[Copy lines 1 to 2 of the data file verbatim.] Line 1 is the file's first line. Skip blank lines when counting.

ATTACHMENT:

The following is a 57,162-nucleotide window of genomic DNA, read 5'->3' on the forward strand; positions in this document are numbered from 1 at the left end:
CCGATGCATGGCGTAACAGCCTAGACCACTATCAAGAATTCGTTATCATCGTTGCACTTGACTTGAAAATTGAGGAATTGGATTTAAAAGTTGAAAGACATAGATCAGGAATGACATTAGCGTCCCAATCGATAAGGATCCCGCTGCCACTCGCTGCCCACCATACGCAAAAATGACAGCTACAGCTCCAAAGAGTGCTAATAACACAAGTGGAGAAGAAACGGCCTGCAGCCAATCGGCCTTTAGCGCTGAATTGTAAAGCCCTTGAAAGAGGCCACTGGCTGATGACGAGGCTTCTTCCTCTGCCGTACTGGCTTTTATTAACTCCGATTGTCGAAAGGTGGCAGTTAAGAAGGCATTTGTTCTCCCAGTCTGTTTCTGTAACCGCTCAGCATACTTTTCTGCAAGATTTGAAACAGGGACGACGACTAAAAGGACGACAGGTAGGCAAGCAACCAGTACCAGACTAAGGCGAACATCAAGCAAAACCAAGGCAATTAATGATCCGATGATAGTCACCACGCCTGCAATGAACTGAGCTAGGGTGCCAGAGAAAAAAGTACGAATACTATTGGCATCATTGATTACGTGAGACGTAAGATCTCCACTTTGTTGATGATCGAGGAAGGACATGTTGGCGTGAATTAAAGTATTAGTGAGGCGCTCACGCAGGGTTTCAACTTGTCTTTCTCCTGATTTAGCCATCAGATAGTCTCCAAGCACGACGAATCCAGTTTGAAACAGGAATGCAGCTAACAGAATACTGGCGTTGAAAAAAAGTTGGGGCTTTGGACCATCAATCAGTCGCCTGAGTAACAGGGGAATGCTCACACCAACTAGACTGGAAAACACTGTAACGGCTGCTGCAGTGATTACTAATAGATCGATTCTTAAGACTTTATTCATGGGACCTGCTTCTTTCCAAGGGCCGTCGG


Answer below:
The following is a 57,162-nucleotide window of genomic DNA, read 5'->3' on the forward strand; positions in this document are numbered from 1 at the left end:
CCGATGCATGGCGTAACAGCCTAGACCACTATCAAGAATTCGTTATCATCGTTGCACTTGACTTGAAAATTGAGGAATTGGATTTAAAAGTTGAAAGACATAGATCAGGAATGACATTAGCGTCCCAATCGATAAGGATCCCGCTGCCACTCGCTGCCCACCATACGCAAAAATGACAGCTACAGCTCCAAAGAGTGCTAATAACACAAGTGGAGAAGAAACGGCCTGCAGCCAATCGGCCTTTAGCGCTGAATTGTAAAGCCCTTGAAAGAGGCCACTGGCTGATGACGAGGCTTCTTCCTCTGCCGTACTGGCTTTTATTAACTCCGATTGTCGAAAGGTGGCAGTTAAGAAGGCATTTGTTCTCCCAGTCTGTTTCTGTAACCGCTCAGCATACTTTTCTGCAAGATTTGAAACAGGGACGACGACTAAAAGGACGACAGGTAGGCAAGCAACCAGTACCAGACTAAGGCGAACATCAAGCAAAACCAAGGCAATTAATGATCCGATGATAGTCACCACGCCTGCAATGAACTGAGCTAGGGTGCCAGAGAAAAAAGTACGAATACTATTGGCATCATTGATTACGTGAGACGTAAGATCTCCACTTTGTTGATGATCGAGGAAGGACATGTTGGCGTGAATTAAAGTATTAGTGAGGCGCTCACGCAGGGTTTCAACTTGTCTTTCTCCTGATTTAGCCATCAGATAGTCTCCAAGCACGACGAATCCAGTTTGAAACAGGAATGCAGCTAACAGAATACTGGCGTTGAAAAAAAGTTGGGGCTTTGGACCATCAATCAGTCGCCTGAGTAACAGGGGAATGCTCACACCAACTAGACTGGAAAACACTGTAACGGCTGCTGCAGTGATTACTAATAGATCGATTCTTAAGACTTTATTCATGGGACCTGCTTCTTTCCAAGGGCCGTCGG